3. Mark table headers. Mark the header row of each table so that a screen reader or other accessibility software can navigate the table. Highlight the header row or column in the table, click the Table Design tab in the Word ribbon, and check the Header Row and/or First Column checkbox if either contain header information for the table.
  4. Check title and language. Add a document title. On Word for Windows, open the File tab and click on Info. On Word for Mac, click the File Menu and select Properties, then click the Summary tab. Fill in the title of your document. Set the document language. Click the Review tab in the Ribbon. Click the Language button and select the document language from the pop-up.
  5. Save tagged PDF. Word for Windows. Open the File menu and select Save (or Save As). Select PDF as the file format and select More Options. Under the Options menu, make sure that “Document structure tags for accessibility” is checked. Click Save to save an accessible PDF, and verify the PDF accessibility using the steps below. Word for Mac. Open the File menu and select Save (or Save As). Choose PDF from the File Format dropdown. Make sure that the option “Best for electronic distribution and accessibility (uses Microsoft online service)” is selected. Note that this option requires a connection to the internet. If you do not see this option, your version of Word may be out of date, and you will need to save the PDF on a newer version of Mac Word or in Windows Word, or you will need to add accessibility data in Acrobat.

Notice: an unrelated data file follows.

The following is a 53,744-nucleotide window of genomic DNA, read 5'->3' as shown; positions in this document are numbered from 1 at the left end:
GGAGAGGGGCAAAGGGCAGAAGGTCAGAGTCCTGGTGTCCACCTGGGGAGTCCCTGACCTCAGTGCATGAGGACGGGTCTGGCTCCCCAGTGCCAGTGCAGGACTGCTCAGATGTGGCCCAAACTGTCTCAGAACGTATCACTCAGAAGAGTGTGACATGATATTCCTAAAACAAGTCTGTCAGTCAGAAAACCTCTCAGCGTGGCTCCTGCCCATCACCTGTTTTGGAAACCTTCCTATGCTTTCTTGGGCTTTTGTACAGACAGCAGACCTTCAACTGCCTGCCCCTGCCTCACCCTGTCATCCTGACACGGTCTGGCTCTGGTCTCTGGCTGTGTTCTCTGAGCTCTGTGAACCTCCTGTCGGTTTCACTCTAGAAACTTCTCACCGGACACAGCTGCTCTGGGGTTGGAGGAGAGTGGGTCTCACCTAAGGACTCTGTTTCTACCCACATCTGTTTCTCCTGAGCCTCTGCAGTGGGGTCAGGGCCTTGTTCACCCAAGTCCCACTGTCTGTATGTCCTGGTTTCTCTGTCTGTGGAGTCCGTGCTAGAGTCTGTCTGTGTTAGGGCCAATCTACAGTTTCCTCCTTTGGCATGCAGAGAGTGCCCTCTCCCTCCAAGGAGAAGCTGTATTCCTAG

Do not use the Print > Save as PDF function to produce your PDF, as that will strip the accessibility information from the saved file.

Creating an Accessible PDF using LaTeX